After closing arguments, Nelson moved for a mistrial, saying the overwhelming media coverage of the case — including comments from elected officials — was impossible to ignore. (Jurors were not sequestered until they began deliberating Monday afternoon). 

The three other officers who were on the scene — Thomas Lane, who held down Floyd’s legs; J. Alexander Kueng, who knelt on Floyd’s back and Tou Thao, who kept onlookers at bay — are scheduled to go on trial in August for aiding and abetting Chauvin.

The maximum sentence is 40 years for second-degree unintentional murder, 25 years for third-degree murder and 10 years for second-degree manslaughter. But Minnesota sentencing guidelines recommend a much shorter sentence — 12 ½ years — for murder for a person with no criminal history. Manslaughter has a presumptive sentence of four years for someone with no criminal history.

The case will be studied for decades given its historical importance and legal idiosyncrasies.

Prosecutor Steve Schleicher said he got a call from Ellison, who asked him to help with the case. When a call like that comes, he said, “don’t overthink it,” just do it.

Prosecutor Jerry Blackwell said that “No verdict can bring George Perry Floyd back,” but the verdict shows “He was somebody … and that’s important.” Blackwell said he hopes it brings us along the road “to a better humanity.”

Assistant Attorney General Matthew Frank says it was a privilege to get to know the Floyd family.

“This is for you, George Floyd,” he said, choking up and walking away from the microphone.

Minnesota Reformer is part of States Newsroom, a network of news outlets supported by grants and a coalition of donors as a 501c(3) public charity. Minnesota Reformer maintains editorial independence. Contact Editor Patrick Coolican for questions: [email protected] Follow Minnesota Reformer on Facebook and Twitter.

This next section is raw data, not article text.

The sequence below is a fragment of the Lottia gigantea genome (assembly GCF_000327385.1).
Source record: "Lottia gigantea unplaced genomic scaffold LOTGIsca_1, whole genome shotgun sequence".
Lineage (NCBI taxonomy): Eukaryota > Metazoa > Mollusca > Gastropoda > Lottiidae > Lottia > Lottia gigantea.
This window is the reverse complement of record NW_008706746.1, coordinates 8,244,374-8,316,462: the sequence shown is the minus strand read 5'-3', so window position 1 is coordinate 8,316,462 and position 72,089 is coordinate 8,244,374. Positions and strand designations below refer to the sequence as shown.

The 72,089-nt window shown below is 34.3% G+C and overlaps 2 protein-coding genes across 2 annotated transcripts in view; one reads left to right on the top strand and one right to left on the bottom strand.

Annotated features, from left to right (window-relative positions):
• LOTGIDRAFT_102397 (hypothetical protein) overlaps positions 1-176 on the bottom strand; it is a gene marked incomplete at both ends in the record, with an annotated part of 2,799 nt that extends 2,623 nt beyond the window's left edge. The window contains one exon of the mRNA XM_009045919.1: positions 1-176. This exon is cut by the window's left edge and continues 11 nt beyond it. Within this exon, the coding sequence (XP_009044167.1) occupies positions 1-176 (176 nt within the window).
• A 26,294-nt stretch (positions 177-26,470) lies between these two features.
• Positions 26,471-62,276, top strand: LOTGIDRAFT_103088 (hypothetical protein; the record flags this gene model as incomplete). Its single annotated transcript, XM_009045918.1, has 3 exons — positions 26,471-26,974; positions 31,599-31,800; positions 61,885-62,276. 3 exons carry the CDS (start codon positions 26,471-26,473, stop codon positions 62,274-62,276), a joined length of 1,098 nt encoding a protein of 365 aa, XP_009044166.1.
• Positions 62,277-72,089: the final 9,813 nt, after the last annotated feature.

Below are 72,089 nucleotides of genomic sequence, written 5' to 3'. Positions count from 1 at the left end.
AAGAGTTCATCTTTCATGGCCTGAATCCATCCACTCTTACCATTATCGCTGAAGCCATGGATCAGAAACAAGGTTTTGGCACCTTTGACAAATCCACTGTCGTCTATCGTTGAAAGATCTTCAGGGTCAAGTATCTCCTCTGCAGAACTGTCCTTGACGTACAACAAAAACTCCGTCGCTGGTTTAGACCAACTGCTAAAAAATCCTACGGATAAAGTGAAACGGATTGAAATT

Deena Winter
Deena Winter is a freelance journalist who has covered state and local government in four states over the past three decades.
Max Nesterak
Max Nesterak is the deputy editor of the Minnesota Reformer, a sister publication of Arizona Mirror and a member of the States Newsroom network. Max reports on labor and housing. He also co-founded the Behavioral Scientist and was a Fulbright Scholar to Berlin, Germany.
Ricardo Lopez
Ricardo Lopez is the senior political reporter for the Minnesota Reformer. Ricardo is not new to Minnesota politics, previously reporting on the Dayton administration and statehouse for The Star Tribune from 2014 to 2017, and the Republican National Convention in 2016. Previously, he was a staff writer at The Los Angeles Times covering the California economy.
Rilyn Eischens
Rilyn Eischens is a data reporter with the Minnesota Reformer. Rilyn is a Minnesota native and has worked in newsrooms in the Twin Cities, Iowa, Texas and most recently Virginia, where she covered education for The Staunton News Leader. She's an alumna of the Dow Jones News Fund data journalism program and the Minnesota Daily.